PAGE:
Article by Alasdair Davies, Web Development Director, The Great Primate Handshake.
Do you know where the wood-based products you use on a daily basis actually come from? It’s a difficult question to answer as the paper trail and information necessary to identify a source is often hidden from a consumer’s eye, honestly unknown, or not declared at all. Are we actually purchasing and flushing away the very trees that provide for the primates we are ultimately trying to conserve?
The problem is made worse for consumers wanting to purchase wood-based products from credible sources or environmentally aware companies. Organisations such as the FSC (Forest Stewardship Council), established in 1993 to promote responsible management of the world’s forests, mark products such as toilet paper, kitchen roll and paper with an FSC logo.
The logo tells a consumer that what they are buying is sustainable and certified – a useful tool if you want to select a product that you know hasn’t intentionally been produced from illegal logging operations or virgin rainforest. The problem though, is not that forestry certification schemes are ineffective, but that only a certain number of products, companies and supply chains adhere to the practice of certification.
Having recently purchased a bed from a UK based company, it was apparent that the wood used to manufacture each bed head and divan in the warehouse was known only by its type, but not its origin. Rosewood, oak and pine was available, but was it from a sustainable source, and if not, how could I ever make an informed decision to buy a bed that was?
It was with delight that today I noticed a new UK Government initiative, namely the Forest Footprint Disclosure Project (FFD Project), created to help companies and investors identify how an organisation’s activities and supply chains contribute to deforestation, and link this ‘forest footprint‘ to their value.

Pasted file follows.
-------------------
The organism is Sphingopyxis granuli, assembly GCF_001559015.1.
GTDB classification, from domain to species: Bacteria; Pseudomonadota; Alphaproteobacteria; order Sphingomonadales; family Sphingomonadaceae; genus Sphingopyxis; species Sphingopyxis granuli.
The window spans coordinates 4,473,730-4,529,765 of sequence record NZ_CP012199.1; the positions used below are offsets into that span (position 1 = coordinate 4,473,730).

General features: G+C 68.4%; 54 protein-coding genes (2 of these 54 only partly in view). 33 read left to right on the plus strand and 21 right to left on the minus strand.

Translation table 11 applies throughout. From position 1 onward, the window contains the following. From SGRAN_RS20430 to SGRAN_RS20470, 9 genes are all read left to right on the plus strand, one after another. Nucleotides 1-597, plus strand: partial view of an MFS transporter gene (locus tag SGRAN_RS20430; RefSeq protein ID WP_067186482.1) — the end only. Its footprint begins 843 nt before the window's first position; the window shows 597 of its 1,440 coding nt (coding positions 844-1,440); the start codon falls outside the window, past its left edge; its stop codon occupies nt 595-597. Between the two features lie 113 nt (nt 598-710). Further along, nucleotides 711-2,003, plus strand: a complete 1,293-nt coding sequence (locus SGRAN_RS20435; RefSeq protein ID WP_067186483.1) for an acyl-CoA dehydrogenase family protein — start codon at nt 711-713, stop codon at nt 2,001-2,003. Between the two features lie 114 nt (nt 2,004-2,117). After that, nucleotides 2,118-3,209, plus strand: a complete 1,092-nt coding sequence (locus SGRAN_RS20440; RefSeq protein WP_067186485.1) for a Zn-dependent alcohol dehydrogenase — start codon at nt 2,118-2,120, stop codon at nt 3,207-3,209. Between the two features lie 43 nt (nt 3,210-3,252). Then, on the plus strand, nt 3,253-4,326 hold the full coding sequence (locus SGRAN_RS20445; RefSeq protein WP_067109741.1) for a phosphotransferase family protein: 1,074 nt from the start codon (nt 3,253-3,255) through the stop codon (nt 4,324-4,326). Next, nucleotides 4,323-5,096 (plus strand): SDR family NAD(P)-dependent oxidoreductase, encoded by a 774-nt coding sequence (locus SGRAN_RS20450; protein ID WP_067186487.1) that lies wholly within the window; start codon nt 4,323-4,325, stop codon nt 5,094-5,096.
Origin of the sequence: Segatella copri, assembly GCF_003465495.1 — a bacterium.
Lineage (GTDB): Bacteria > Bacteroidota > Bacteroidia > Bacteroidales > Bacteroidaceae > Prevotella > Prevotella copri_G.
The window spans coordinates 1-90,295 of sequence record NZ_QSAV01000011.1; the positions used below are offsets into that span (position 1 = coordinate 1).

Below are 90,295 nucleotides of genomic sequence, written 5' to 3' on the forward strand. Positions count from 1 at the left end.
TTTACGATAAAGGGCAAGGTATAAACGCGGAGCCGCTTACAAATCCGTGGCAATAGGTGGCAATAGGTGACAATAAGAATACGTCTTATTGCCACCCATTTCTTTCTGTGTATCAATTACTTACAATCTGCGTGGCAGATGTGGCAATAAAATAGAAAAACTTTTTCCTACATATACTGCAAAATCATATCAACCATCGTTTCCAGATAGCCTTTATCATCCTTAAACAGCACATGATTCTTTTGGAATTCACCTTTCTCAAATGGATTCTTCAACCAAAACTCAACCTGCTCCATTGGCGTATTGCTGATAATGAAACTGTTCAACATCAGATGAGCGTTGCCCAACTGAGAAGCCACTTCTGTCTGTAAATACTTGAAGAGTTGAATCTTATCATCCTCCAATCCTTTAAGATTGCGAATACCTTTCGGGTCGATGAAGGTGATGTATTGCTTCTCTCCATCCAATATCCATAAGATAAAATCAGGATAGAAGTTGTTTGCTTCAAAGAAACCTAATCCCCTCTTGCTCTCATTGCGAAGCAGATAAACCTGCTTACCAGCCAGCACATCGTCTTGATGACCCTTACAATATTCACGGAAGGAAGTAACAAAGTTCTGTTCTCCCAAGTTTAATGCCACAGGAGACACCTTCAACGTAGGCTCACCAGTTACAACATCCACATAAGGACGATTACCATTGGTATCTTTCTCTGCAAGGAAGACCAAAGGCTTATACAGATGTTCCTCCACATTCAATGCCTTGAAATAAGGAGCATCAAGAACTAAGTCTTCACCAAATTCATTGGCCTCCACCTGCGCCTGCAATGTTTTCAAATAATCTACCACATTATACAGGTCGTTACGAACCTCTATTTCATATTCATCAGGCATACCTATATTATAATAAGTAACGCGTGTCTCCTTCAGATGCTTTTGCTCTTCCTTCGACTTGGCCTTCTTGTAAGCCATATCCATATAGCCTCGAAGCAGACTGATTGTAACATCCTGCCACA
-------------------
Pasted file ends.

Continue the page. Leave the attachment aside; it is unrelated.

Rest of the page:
This, I believe, is a step forward in helping companies actually learn where the wood they use is sourced from, and better still, identify if their actions are in-turn having an adverse effect on forests globally. Certification and a migration to sustainable sources may prove both environmentally and financially viable, but only if useful information can be collected and shared with the very companies supplying the end-consumer with the product that is ultimately driving demand.
Global demand for agricultural commodities is the primary driver of deforestation, as land is cleared to produce biofuels, soya, palm oil and beef. Alongside timber and pulp, these commodities are the building blocks of millions of products traded globally. These in turn are wealth generators, or feature in the supply chains of countless companies across sectors.
For example, European markets buy 32% of Brazil’s soy production, where use of deforested land for the crop has grown rapidly over the last decade. This is fed to European livestock thousands of miles away, ultimately arriving on supermarket shelves or restaurant menus with no trace of its ‘forest footprint’.
Interestingly, schemes to help aid the sharing of nutritional information are now prominent throughout the shelves of supermarkets, but the same is not the case for wood-based products. It’s relatively easy to discover the salt and fat content of meat, fish and eggs just by looking at the nutritional label. Stickers identifying where your free-range eggs, vegetables and even rice are also now appearing, but what about the carbon emissions required to fly or ship them to their final destination, grow them and distribute them? Perhaps the answer is an information label as seen below?
There appears to be a long way to go if useful and genuine information is to be shared with the end-consumer when it comes to wood-based products, but at least new schemes are on the horizon and taking shape. Maybe one day we can all check that the wood we intend to use, and purchase, isn’t getting flushed away leaving our closest relative without a forested home…
For more information take a look at the Forest Footprint Disclosure website.